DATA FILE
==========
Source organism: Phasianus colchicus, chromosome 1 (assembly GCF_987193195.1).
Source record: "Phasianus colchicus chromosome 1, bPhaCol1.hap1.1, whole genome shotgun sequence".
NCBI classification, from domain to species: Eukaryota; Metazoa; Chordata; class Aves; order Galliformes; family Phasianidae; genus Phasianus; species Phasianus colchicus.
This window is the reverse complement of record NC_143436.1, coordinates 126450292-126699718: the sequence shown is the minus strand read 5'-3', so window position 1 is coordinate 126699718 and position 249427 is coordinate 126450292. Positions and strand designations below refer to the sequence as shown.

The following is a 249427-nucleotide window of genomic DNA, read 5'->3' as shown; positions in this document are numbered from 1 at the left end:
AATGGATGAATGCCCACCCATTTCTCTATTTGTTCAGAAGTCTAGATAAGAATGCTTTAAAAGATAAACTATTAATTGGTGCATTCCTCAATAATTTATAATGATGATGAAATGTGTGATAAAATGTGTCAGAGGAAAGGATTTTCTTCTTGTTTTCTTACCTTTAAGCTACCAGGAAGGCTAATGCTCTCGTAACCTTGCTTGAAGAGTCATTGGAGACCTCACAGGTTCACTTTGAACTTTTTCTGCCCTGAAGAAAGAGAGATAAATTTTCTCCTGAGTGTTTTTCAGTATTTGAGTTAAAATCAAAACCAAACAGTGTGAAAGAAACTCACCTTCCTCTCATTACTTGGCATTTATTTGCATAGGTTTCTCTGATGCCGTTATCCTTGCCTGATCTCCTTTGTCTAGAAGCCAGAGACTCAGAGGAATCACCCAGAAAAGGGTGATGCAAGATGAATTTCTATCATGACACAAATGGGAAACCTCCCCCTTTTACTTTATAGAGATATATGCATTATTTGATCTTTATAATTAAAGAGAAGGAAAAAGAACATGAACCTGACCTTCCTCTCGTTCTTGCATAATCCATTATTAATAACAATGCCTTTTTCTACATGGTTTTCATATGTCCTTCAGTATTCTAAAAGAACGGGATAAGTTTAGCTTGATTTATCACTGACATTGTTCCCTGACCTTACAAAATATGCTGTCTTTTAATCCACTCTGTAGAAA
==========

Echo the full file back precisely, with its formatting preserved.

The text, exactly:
Source organism: Phasianus colchicus, chromosome 1 (assembly GCF_987193195.1).
Source record: "Phasianus colchicus chromosome 1, bPhaCol1.hap1.1, whole genome shotgun sequence".
NCBI classification, from domain to species: Eukaryota; Metazoa; Chordata; class Aves; order Galliformes; family Phasianidae; genus Phasianus; species Phasianus colchicus.
This window is the reverse complement of record NC_143436.1, coordinates 126450292-126699718: the sequence shown is the minus strand read 5'-3', so window position 1 is coordinate 126699718 and position 249427 is coordinate 126450292. Positions and strand designations below refer to the sequence as shown.

The following is a 249427-nucleotide window of genomic DNA, read 5'->3' as shown; positions in this document are numbered from 1 at the left end:
AATGGATGAATGCCCACCCATTTCTCTATTTGTTCAGAAGTCTAGATAAGAATGCTTTAAAAGATAAACTATTAATTGGTGCATTCCTCAATAATTTATAATGATGATGAAATGTGTGATAAAATGTGTCAGAGGAAAGGATTTTCTTCTTGTTTTCTTACCTTTAAGCTACCAGGAAGGCTAATGCTCTCGTAACCTTGCTTGAAGAGTCATTGGAGACCTCACAGGTTCACTTTGAACTTTTTCTGCCCTGAAGAAAGAGAGATAAATTTTCTCCTGAGTGTTTTTCAGTATTTGAGTTAAAATCAAAACCAAACAGTGTGAAAGAAACTCACCTTCCTCTCATTACTTGGCATTTATTTGCATAGGTTTCTCTGATGCCGTTATCCTTGCCTGATCTCCTTTGTCTAGAAGCCAGAGACTCAGAGGAATCACCCAGAAAAGGGTGATGCAAGATGAATTTCTATCATGACACAAATGGGAAACCTCCCCCTTTTACTTTATAGAGATATATGCATTATTTGATCTTTATAATTAAAGAGAAGGAAAAAGAACATGAACCTGACCTTCCTCTCGTTCTTGCATAATCCATTATTAATAACAATGCCTTTTTCTACATGGTTTTCATATGTCCTTCAGTATTCTAAAAGAACGGGATAAGTTTAGCTTGATTTATCACTGACATTGTTCCCTGACCTTACAAAATATGCTGTCTTTTAATCCACTCTGTAGAAA